- name: Destroy Terraform Instance
    project_path: /{{ working_dir }}/{{ my_terraform_build }}
    state: absent

Start your engines! Post-provisioning

We have created a renewable method of building and destroying infrastructure using Ansible and Terraform. To extend the automation further and do the important work of deploying workloads, system hardening, and compliance, we only need to rely on Ansible. Ansible Automation Platform allows us to create automation workflows that show us a visual logical progression of the steps in automation and allow us to combine tasks in an end-to-end process. Not only is this a great way to view and inspect your automation process, but I find it beneficial in pinpointing possible improvements or perhaps adding rollback features to the process should a step fail or encounter issues.

process diagram

Time to Terraform your clouds bringing infrastructure-as-code and configuration-as-code together with our centralized Ansible Automation Platform!

Using Ansible and GitOps to Manage the Lifecycle of a Containerized Application

Using Ansible and GitOps to Manage the Lifecycle of a Containerized Application

One of the great advantages of combining GitOps with Ansible is that you get to streamline the automation delivery and the lifecycle of a containerized application.

With the abilities of GitOps we get to:

  • Standardize configurations of our applications.
  • Inherit the benefits of version control of our configurations.
  • Easily track changes of the configuration settings making fixing issues easier.
  • Have one source of truth for our applications.

Combine the above with Ansible and you have everything you need to accomplish configuration consistency for a containerized app anywhere that you automate. 

That leads us to, "how do we combine Ansible and GitOps to manage the lifecycle of a containerized application?"

Simple. By creating an Ansible workflow that is associated with a Git webhook that is part of my application's repository.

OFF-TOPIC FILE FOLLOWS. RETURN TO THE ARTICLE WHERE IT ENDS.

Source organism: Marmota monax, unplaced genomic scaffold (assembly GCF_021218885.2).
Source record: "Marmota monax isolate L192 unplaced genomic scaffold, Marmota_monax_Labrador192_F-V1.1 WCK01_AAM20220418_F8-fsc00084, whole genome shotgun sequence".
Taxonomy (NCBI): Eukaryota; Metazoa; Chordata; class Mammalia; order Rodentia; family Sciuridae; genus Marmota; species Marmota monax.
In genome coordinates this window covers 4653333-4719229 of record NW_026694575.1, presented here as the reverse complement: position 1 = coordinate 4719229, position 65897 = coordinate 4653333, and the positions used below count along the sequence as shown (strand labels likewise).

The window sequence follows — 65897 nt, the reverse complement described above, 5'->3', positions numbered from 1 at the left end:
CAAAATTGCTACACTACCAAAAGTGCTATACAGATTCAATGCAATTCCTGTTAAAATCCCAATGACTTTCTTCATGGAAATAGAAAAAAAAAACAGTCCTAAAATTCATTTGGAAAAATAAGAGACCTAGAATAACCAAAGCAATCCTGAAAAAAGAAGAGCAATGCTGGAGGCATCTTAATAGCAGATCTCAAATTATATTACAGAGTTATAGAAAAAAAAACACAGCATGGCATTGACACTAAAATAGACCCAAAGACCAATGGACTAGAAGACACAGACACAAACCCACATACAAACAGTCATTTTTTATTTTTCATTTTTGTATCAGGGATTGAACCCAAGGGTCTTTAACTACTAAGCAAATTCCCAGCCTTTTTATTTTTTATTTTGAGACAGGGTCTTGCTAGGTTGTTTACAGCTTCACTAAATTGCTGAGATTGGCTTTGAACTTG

What is a Git webhook you ask?

Git webhooks are defined as a method to deliver notifications to an external web server whenever certain actions occur on a repository.

For example, when a repository is updated, this could trigger an event that could trigger CI builds, deploy an environment, or in our case, modify the configuration of our containerized application. 

A webhook provides the ability to execute specified commands between apps over the web. Automation controller provides webhook integration with GitHub and GitLab, but for the purposes of this blog we will be integrating with GitHub. 

In the following sections of this blog, I'm going to provide the step-by-step process to:

  • Setup your Git webhook (using GitHub).
  • Setting up an Ansible workflow that triggers via push events from your GitHub repository.

Create a GitHub personal access token

The GitHub personal access token (PAT) is one of the credentials needed to associate the Ansible workflow with your Git repository.

Generate a personal access token (PAT) for use with automation controller.

  1. In the profile settings of your GitHub account, click Settings.
  2. Below the Personal settings, click Developer Settings.
  3. In the Developer settings, click Personal access tokens.
  4. From the Personal access tokens screen, click Generate new token button.
  5. When prompted, enter your GitHub account password to continue.
  6. In the Note field, enter a brief description about what this PAT will be used for.
  7. In the Expiration drop down, select No expiration.
  8. In the Scope fields, automation controller webhook only needs repo scope access, with the exception of invites. For information about other scopes, click the link right above the table to access the docs.

example personal access token

Click the Generate Token button at the bottom of the page.

Once we have our PAT in place, the next step is to create a Git repository that will be triggered by our GitHub webhooks when changes are made to the repository.

For the purposes of this blog, I'll be using my App Demo Repository. Feel free to use your own or fork this repository to follow along. 

Familiarizing ourselves with the App Demo Repository

The App Demo Repository is fairly simplistic, as it contains:

  • container_playbook.yml
  • group_vars/all.yml
  • requirements.yml

The container_playbook.yml is a simple playbook that creates a color container, starts it on a specific port and sets two environment variables, APP_COLOR and tree